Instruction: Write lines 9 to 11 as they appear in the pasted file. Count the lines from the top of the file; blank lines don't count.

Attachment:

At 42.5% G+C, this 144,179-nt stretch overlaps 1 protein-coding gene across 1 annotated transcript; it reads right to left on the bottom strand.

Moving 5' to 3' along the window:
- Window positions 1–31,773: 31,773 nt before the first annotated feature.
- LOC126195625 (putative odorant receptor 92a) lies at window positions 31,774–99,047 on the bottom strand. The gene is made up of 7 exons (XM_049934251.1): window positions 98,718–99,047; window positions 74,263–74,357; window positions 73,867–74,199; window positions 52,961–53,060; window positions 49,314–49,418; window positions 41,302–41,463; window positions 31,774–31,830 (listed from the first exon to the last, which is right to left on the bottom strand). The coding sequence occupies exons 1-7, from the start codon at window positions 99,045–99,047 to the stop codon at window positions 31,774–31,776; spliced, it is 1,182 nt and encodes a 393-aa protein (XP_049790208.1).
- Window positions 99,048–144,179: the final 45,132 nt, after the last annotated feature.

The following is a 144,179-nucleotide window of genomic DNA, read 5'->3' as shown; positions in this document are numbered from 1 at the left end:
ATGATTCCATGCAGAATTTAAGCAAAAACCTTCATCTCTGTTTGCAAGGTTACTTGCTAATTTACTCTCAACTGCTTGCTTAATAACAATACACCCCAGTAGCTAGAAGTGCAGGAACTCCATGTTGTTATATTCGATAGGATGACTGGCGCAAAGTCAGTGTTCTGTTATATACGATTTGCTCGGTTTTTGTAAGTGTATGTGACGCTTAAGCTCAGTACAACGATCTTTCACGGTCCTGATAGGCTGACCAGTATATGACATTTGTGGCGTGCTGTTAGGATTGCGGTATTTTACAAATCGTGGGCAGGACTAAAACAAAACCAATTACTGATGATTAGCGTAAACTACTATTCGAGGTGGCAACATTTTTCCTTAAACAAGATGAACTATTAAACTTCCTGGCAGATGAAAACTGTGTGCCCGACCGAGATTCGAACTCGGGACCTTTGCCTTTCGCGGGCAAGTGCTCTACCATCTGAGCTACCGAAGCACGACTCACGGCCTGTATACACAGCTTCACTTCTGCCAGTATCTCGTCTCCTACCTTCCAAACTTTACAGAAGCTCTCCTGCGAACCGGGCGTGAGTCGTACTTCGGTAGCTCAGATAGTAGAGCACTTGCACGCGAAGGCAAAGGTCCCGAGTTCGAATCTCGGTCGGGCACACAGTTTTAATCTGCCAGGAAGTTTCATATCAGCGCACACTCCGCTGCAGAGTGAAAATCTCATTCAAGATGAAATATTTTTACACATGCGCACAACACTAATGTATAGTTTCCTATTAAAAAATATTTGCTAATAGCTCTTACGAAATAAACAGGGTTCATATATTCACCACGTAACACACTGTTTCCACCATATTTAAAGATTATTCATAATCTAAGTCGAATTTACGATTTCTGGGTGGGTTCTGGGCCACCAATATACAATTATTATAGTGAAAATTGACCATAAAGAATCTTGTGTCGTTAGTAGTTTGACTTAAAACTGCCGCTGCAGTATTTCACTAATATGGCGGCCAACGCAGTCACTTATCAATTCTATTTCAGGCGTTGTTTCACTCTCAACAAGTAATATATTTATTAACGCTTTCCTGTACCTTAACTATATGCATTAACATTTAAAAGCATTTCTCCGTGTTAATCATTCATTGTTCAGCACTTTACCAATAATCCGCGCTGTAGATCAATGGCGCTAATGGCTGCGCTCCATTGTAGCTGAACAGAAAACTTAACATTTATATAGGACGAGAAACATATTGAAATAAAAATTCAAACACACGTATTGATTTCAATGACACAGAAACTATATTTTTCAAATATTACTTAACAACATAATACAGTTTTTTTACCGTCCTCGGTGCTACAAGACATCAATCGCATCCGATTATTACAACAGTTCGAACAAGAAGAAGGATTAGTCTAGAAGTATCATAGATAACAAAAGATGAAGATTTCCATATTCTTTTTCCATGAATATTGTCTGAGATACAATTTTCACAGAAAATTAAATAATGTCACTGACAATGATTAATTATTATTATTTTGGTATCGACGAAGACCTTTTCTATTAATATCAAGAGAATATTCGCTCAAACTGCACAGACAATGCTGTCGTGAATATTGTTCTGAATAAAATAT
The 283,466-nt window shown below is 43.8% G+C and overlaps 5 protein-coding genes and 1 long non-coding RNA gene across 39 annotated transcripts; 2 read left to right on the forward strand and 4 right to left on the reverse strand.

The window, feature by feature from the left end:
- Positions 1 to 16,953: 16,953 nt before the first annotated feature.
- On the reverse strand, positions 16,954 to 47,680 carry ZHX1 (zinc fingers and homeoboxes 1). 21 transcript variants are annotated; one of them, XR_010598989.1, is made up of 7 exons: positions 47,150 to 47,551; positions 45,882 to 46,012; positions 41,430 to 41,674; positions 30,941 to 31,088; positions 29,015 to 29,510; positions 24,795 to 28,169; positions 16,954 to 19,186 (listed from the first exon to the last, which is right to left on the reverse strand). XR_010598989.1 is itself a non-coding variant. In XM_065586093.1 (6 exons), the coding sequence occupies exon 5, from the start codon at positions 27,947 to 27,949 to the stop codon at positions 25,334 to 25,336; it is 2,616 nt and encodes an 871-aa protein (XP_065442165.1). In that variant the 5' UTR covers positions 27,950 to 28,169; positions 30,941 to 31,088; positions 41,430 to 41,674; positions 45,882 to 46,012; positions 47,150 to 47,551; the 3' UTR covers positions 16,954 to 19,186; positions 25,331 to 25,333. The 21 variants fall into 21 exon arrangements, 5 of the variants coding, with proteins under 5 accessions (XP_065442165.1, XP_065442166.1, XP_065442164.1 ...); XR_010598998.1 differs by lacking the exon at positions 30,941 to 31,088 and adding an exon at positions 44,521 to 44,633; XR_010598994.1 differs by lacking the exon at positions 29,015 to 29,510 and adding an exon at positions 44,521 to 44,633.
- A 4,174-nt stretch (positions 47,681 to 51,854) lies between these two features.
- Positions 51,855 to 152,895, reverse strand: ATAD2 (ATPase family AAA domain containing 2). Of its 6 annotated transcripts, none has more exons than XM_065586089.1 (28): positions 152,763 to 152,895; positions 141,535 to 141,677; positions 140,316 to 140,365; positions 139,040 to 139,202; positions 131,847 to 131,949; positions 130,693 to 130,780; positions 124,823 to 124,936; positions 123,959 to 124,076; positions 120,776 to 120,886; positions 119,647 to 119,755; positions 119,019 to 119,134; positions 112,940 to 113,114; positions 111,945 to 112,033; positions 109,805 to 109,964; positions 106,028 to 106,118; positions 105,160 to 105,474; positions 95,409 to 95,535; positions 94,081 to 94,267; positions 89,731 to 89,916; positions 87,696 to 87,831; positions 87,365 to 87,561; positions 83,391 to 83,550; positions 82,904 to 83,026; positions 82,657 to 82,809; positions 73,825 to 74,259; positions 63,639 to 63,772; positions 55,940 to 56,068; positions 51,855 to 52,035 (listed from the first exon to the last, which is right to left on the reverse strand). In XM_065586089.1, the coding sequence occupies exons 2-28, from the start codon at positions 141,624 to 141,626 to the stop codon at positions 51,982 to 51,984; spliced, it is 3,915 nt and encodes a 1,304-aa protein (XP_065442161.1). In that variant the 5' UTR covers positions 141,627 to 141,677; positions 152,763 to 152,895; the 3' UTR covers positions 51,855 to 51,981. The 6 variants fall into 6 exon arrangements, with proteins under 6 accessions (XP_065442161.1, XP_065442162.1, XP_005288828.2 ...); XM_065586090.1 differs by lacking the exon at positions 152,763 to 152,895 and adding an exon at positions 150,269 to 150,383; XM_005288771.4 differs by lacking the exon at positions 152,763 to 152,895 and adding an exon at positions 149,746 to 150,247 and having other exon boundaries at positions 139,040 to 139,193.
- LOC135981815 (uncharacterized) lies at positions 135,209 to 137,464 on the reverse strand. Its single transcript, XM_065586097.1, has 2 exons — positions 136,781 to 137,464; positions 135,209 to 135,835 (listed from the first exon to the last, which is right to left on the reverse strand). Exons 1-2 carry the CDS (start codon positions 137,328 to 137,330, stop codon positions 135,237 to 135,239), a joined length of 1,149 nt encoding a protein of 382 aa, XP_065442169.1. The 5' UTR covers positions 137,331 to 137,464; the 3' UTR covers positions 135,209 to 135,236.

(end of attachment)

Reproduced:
The window, feature by feature from the left end:
- Positions 1 to 16,953: 16,953 nt before the first annotated feature.
- On the reverse strand, positions 16,954 to 47,680 carry ZHX1 (zinc fingers and homeoboxes 1). 21 transcript variants are annotated; one of them, XR_010598989.1, is made up of 7 exons: positions 47,150 to 47,551; positions 45,882 to 46,012; positions 41,430 to 41,674; positions 30,941 to 31,088; positions 29,015 to 29,510; positions 24,795 to 28,169; positions 16,954 to 19,186 (listed from the first exon to the last, which is right to left on the reverse strand). XR_010598989.1 is itself a non-coding variant. In XM_065586093.1 (6 exons), the coding sequence occupies exon 5, from the start codon at positions 27,947 to 27,949 to the stop codon at positions 25,334 to 25,336; it is 2,616 nt and encodes an 871-aa protein (XP_065442165.1). In that variant the 5' UTR covers positions 27,950 to 28,169; positions 30,941 to 31,088; positions 41,430 to 41,674; positions 45,882 to 46,012; positions 47,150 to 47,551; the 3' UTR covers positions 16,954 to 19,186; positions 25,331 to 25,333. The 21 variants fall into 21 exon arrangements, 5 of the variants coding, with proteins under 5 accessions (XP_065442165.1, XP_065442166.1, XP_065442164.1 ...); XR_010598998.1 differs by lacking the exon at positions 30,941 to 31,088 and adding an exon at positions 44,521 to 44,633; XR_010598994.1 differs by lacking the exon at positions 29,015 to 29,510 and adding an exon at positions 44,521 to 44,633.